Ag Policy Blog

Moran Says He's Not in Running for Ag Secretary

Jerry Hagstrom
By  Jerry Hagstrom , DTN Political Correspondent

UPDATE: Sen Jerry Moran, R-Kansas, told KWCH TV that he has not been offered the position of Agriculture secretary, refuting the report from the Hill on late Friday.

http://www.kwch.com/…big

The Hill reported Friday that Moran, chairman of the Senate Agriculture Appropriations Subcommittee, was under consideration to become President-elect Donald Trump’s Agriculture secretary, The Hill reported.

A source close to Moran said the senator is considering the offer, though no decision has been made, The Hill reported.

Moran, 62, easily won re-election this year. Before running for the Senate in 2010, he served as U.S. representative from the 63-county western Kansas district known as the “Big First,” and was a prominent member of the House Agriculture Committee.

Earlier he served eight years in the Kansas state Senate, spending the last two years as majority leader.

Moran was raised in Plainville, Kan. He attended Fort Hays State University and later the University of Kansas, where he completed a degree in economics. After an early career as a small-town banker, he received his law degree from the University of Kansas School of Law.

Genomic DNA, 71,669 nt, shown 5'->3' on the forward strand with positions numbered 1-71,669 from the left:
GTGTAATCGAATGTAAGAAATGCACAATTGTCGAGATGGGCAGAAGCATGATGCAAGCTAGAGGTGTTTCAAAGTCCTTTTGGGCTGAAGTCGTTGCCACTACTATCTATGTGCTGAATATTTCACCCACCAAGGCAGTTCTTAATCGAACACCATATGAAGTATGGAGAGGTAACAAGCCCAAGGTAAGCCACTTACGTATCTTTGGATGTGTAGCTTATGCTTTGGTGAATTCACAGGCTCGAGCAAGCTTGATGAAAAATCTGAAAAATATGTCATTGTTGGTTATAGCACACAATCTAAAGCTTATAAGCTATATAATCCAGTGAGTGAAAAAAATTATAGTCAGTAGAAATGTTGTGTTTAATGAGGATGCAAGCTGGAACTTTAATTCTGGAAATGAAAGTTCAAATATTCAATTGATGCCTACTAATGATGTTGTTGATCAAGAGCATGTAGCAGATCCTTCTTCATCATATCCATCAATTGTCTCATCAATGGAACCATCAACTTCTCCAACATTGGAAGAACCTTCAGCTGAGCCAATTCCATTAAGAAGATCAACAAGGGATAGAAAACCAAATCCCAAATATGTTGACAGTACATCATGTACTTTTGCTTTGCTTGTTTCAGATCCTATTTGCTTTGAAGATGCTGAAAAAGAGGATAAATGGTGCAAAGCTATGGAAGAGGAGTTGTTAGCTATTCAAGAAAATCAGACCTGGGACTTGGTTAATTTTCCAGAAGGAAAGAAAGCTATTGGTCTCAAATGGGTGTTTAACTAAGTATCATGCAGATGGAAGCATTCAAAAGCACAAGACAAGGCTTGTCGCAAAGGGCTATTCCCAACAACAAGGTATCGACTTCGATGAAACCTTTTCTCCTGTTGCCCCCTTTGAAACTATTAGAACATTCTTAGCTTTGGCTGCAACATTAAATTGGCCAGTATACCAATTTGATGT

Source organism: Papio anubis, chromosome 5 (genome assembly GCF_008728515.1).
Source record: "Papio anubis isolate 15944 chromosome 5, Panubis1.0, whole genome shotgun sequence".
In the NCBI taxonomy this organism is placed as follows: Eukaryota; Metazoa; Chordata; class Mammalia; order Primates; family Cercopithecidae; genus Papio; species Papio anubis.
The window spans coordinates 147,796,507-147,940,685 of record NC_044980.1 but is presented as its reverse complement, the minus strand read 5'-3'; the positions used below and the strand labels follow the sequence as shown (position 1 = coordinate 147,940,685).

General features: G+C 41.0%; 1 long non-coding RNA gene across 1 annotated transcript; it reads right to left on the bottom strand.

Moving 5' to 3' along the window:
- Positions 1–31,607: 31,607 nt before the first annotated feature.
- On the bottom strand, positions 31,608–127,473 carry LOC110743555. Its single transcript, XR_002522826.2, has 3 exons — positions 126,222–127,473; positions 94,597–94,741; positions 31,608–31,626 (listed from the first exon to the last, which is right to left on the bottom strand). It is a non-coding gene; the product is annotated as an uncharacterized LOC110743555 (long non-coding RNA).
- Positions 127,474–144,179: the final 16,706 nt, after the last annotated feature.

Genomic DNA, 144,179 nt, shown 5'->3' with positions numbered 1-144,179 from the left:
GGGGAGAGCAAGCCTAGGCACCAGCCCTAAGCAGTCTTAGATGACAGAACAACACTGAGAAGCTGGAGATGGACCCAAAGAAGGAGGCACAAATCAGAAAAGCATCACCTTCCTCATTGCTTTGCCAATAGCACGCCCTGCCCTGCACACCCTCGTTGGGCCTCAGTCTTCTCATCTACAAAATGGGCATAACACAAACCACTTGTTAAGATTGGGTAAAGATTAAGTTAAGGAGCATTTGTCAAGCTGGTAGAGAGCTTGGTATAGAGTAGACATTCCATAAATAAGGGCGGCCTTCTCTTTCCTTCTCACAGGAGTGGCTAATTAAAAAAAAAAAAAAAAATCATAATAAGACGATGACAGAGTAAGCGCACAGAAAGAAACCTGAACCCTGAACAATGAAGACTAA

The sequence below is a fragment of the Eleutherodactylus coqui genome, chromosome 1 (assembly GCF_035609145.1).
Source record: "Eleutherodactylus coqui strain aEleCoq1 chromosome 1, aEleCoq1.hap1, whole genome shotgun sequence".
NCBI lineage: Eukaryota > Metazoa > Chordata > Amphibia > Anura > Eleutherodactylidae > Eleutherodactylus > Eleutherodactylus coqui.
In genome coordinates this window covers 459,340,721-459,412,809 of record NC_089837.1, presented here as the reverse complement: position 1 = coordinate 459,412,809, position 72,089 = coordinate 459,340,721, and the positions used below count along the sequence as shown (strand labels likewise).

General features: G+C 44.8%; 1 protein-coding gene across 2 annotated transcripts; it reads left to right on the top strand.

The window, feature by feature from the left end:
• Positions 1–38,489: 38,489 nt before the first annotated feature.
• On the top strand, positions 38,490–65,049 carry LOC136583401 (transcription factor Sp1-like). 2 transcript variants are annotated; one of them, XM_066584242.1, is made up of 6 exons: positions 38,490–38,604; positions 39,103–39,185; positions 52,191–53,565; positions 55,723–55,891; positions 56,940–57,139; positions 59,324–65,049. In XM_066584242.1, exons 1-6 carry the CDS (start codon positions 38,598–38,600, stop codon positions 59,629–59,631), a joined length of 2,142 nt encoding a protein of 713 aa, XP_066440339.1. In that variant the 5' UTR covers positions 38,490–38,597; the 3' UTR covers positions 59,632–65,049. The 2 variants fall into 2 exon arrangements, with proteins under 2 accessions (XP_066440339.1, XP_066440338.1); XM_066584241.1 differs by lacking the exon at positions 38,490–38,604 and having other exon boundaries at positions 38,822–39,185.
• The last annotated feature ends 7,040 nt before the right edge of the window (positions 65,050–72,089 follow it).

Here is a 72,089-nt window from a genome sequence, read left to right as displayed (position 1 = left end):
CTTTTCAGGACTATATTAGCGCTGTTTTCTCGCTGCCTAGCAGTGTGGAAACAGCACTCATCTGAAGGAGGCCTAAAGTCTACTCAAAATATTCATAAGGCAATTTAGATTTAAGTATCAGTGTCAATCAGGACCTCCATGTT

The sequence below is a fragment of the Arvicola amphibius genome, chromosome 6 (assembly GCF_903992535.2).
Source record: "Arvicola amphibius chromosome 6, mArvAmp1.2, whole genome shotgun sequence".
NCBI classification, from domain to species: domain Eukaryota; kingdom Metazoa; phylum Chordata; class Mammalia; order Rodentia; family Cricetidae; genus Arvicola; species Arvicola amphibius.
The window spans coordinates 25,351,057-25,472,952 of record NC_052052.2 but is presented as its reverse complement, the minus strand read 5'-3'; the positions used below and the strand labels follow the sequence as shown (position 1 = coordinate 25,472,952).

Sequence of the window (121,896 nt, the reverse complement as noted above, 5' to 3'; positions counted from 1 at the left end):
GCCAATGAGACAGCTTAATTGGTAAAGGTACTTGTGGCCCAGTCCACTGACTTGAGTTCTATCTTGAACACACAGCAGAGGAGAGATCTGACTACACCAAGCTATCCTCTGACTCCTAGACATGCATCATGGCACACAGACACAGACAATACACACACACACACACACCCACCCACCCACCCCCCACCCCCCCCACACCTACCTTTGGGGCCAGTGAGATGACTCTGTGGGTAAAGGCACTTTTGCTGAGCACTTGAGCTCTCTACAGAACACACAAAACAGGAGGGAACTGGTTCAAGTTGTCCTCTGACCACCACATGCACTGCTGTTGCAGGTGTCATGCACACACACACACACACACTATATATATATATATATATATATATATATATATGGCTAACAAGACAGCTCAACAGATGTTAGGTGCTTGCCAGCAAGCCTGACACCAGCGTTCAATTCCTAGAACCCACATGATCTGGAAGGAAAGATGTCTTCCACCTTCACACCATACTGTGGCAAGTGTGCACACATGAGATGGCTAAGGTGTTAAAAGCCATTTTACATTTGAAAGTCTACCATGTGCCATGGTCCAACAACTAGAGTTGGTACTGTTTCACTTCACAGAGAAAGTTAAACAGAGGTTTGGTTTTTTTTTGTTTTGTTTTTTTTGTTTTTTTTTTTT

Trump also announced he would nominate Rep. Mike Pompeo, R-Kan., to head the Central Intelligence Agency.

Pompeo was the author of a bill on disclosure of genetically modified ingredients in foods that passed the House, but failed to win Senate passage.

Meanwhile, Mike Torrey, a Kansas-born lobbyist who has been in charge of the transition at USDA, announced Friday he would leave the transition team after Trump announced that people who worked on the transition would be asked to terminate their relationships with any clients, Politico reported.

“Throughout my time assisting the transition effort, I have adhered closely to the code of ethical conduct and confidentiality agreement that was provided to me," Torrey said in a statement published by Politico.

“When asked recently to terminate lobbying registration for clients whom I serve in order to continue my role with the transition, I respectfully resigned from my role.”

Torrey represents clients in a broad spectrum of agriculture and his presence on the Trump transition team had been reassuring to the agriculture and nutrition communities.

Torrey’s office email was set with automated reply that he would be out until Monday, and calls to his office telephone were sent directly to voice mail.

GCN’s Michael Catanzaro, who was responsible for energy independence and Michael McKenna of MWR Strategies, who was focused on the Energy Department, also left the transition team, according to Politico.

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